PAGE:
Background: Physiologically regulated insulin secretion and euglycemia are achievable in type 1 diabetes (T1D) by islet or pancreas transplantation. However, pancreas transplant alone (PTA) remains a debated approach, with uncertainties on its relative benefits and risks. We determined the actual long-term (10 years) efficacy and safety of PTA in carefully characterized T1D subjects. Methods: This is a single-centre, cohort study in 66 consecutive T1D subjects who received a PTA between April 2001 and December 2007, and were then all followed until 10 years since transplant. Main features evaluated were patient survival, pancreas graft function, C-peptide levels, glycemic parameters, and the function of the native kidneys. Results: Ten-year actual patient survival was 92.4%. Optimal (insulin-independence) or good (minimal insulin requirement) graft function was observed in 57.4 and 3.2% of patients, respectively. Six (9.0%) patients developed stage 5 or 4 chronic kidney disease. In the remaining individuals bearing a successful PTA, eGFR decline per year was -2.29±2.69 ml/min/1.73m. Reduction of eGFR at 1 year post-PTA was higher in those with pre-PTA hyperfiltration and higher HbA1c concentrations; eGFR changes afterwards significantly correlated with diabetes duration. In recipients with normoglycemia at 10 years, 74% of normo- or micro-albuminuric subjects pre-PTA remained stable, and 26% progressed towards a worse stage; conversely, in 62.5% of the macro-albuminuric individuals albuminuria severity regressed. Conclusions: These long-term effects of PTA on patient survival, graft function and the native kidneys support PTA as a suitable approach to treat diabetes in selected T1D patients.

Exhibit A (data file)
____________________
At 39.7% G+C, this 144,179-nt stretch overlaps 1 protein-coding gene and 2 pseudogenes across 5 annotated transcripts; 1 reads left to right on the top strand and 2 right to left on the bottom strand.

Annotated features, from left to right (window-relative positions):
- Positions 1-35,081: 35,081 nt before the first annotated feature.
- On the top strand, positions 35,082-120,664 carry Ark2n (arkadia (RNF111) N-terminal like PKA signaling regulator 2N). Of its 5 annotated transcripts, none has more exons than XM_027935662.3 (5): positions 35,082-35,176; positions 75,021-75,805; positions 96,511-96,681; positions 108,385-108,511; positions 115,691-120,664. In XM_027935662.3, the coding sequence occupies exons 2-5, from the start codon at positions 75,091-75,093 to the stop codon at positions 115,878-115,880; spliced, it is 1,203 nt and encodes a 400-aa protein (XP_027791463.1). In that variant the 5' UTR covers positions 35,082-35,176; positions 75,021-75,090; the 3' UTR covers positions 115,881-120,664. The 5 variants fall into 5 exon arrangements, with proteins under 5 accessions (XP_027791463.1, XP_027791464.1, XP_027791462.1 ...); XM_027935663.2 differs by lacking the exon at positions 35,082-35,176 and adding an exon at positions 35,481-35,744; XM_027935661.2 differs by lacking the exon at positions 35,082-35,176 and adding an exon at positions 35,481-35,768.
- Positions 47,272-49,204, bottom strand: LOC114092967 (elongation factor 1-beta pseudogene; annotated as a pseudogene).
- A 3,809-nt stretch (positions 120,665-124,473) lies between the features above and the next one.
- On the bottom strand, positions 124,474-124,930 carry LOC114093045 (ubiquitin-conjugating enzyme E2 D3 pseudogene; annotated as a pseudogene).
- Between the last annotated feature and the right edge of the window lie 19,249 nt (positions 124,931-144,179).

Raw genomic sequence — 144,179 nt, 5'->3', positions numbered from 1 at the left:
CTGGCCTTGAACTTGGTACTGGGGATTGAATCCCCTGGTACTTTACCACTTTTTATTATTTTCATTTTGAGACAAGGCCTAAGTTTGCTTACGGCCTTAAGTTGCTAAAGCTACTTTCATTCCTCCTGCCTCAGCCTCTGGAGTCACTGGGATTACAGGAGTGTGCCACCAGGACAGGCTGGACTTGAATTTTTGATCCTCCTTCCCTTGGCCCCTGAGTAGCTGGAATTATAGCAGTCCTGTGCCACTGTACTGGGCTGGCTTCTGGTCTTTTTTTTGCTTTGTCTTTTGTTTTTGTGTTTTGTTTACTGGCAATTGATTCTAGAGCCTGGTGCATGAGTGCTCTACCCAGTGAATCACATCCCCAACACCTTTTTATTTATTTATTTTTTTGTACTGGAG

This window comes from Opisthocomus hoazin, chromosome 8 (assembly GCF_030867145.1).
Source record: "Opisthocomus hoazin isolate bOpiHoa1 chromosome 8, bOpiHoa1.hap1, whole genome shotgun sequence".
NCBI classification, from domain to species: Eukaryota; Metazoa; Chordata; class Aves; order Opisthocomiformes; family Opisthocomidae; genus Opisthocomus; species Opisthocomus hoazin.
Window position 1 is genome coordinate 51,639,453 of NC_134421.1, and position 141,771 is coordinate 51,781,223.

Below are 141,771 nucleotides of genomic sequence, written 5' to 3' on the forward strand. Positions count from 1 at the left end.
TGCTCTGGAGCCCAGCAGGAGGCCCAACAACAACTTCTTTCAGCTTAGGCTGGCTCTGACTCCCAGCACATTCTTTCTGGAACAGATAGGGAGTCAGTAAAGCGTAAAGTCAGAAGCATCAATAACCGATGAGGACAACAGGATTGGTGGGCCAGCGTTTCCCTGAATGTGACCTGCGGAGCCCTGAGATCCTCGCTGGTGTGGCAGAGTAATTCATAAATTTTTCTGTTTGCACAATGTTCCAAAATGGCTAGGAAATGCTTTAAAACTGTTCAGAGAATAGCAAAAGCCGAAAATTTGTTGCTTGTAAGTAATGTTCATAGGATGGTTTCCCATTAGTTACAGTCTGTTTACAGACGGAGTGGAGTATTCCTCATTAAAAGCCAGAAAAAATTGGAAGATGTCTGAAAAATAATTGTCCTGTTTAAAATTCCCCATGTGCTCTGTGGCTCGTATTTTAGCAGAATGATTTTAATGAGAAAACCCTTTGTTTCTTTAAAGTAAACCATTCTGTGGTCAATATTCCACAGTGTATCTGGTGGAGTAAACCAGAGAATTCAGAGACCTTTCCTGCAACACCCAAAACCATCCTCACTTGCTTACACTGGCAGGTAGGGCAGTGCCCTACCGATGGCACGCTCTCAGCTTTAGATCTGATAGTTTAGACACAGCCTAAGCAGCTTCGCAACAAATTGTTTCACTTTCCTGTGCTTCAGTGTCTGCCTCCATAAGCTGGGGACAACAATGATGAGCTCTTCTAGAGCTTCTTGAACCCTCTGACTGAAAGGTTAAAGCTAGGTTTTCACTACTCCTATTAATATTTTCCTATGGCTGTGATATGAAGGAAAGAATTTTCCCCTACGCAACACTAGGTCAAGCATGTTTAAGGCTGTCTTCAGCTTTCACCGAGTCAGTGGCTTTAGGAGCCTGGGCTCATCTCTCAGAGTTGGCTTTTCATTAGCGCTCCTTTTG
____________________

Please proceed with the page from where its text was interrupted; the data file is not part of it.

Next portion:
Treating Type 1 Diabetes by Pancreas Transplant Alone: a Cohort Study on Actual Long-Term (10 Years) Efficacy and Safety

Cacciato Insilla, Andrea;Vistoli, Fabio;
2021-01-01

Abstract

Background: Physiologically regulated insulin secretion and euglycemia are achievable in type 1 diabetes (T1D) by islet or pancreas transplantation. However, pancreas transplant alone (PTA) remains a debated approach, with uncertainties on its relative benefits and risks. We determined the actual long-term (10 years) efficacy and safety of PTA in carefully characterized T1D subjects. Methods: This is a single-centre, cohort study in 66 consecutive T1D subjects who received a PTA between April 2001 and December 2007, and were then all followed until 10 years since transplant. Main features evaluated were patient survival, pancreas graft function, C-peptide levels, glycemic parameters, and the function of the native kidneys. Results: Ten-year actual patient survival was 92.4%. Optimal (insulin-independence) or good (minimal insulin requirement) graft function was observed in 57.4 and 3.2% of patients, respectively. Six (9.0%) patients developed stage 5 or 4 chronic kidney disease. In the remaining individuals bearing a successful PTA, eGFR decline per year was -2.29±2.69 ml/min/1.73m. Reduction of eGFR at 1 year post-PTA was higher in those with pre-PTA hyperfiltration and higher HbA1c concentrations; eGFR changes afterwards significantly correlated with diabetes duration. In recipients with normoglycemia at 10 years, 74% of normo- or micro-albuminuric subjects pre-PTA remained stable, and 26% progressed towards a worse stage; conversely, in 62.5% of the macro-albuminuric individuals albuminuria severity regressed. Conclusions: These long-term effects of PTA on patient survival, graft function and the native kidneys support PTA as a suitable approach to treat diabetes in selected T1D patients.
File in questo prodotto:
Non ci sono file associati a questo prodotto.
Pubblicazioni consigliate

I documenti in IRIS sono protetti da copyright e tutti i diritti sono riservati, salvo diversa indicazione.

Utilizza questo identificativo per citare o creare un link a questo documento: https://hdl.handle.net/11697/221620
Citazioni
  • ???jsp.display-item.citation.pmc??? 3
  • Scopus 13
  • ???jsp.display-item.citation.isi??? 12
social impact